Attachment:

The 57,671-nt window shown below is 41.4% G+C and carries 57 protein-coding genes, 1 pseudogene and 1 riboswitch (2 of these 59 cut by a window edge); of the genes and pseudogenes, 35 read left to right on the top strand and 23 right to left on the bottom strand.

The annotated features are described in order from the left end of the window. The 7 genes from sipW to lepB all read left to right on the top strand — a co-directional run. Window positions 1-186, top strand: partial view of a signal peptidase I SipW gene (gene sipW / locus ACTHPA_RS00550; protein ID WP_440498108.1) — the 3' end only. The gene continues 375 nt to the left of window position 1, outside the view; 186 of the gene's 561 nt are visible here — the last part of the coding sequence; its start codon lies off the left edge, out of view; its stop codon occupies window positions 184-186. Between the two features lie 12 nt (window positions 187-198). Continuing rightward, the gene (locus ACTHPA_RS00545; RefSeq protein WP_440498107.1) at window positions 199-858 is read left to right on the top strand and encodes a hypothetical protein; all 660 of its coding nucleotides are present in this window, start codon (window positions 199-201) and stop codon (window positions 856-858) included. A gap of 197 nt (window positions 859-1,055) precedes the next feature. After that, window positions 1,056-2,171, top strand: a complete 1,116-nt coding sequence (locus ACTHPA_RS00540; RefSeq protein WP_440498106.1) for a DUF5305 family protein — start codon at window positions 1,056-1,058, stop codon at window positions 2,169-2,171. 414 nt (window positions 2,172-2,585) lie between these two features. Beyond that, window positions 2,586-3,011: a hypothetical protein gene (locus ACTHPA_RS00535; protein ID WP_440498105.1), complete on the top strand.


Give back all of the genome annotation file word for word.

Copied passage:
The 57,671-nt window shown below is 41.4% G+C and carries 57 protein-coding genes, 1 pseudogene and 1 riboswitch (2 of these 59 cut by a window edge); of the genes and pseudogenes, 35 read left to right on the top strand and 23 right to left on the bottom strand.

The annotated features are described in order from the left end of the window. The 7 genes from sipW to lepB all read left to right on the top strand — a co-directional run. Window positions 1-186, top strand: partial view of a signal peptidase I SipW gene (gene sipW / locus ACTHPA_RS00550; protein ID WP_440498108.1) — the 3' end only. The gene continues 375 nt to the left of window position 1, outside the view; 186 of the gene's 561 nt are visible here — the last part of the coding sequence; its start codon lies off the left edge, out of view; its stop codon occupies window positions 184-186. Between the two features lie 12 nt (window positions 187-198). Continuing rightward, the gene (locus ACTHPA_RS00545; RefSeq protein WP_440498107.1) at window positions 199-858 is read left to right on the top strand and encodes a hypothetical protein; all 660 of its coding nucleotides are present in this window, start codon (window positions 199-201) and stop codon (window positions 856-858) included. A gap of 197 nt (window positions 859-1,055) precedes the next feature. After that, window positions 1,056-2,171, top strand: a complete 1,116-nt coding sequence (locus ACTHPA_RS00540; RefSeq protein WP_440498106.1) for a DUF5305 family protein — start codon at window positions 1,056-1,058, stop codon at window positions 2,169-2,171. 414 nt (window positions 2,172-2,585) lie between these two features. Beyond that, window positions 2,586-3,011: a hypothetical protein gene (locus ACTHPA_RS00535; protein ID WP_440498105.1), complete on the top strand.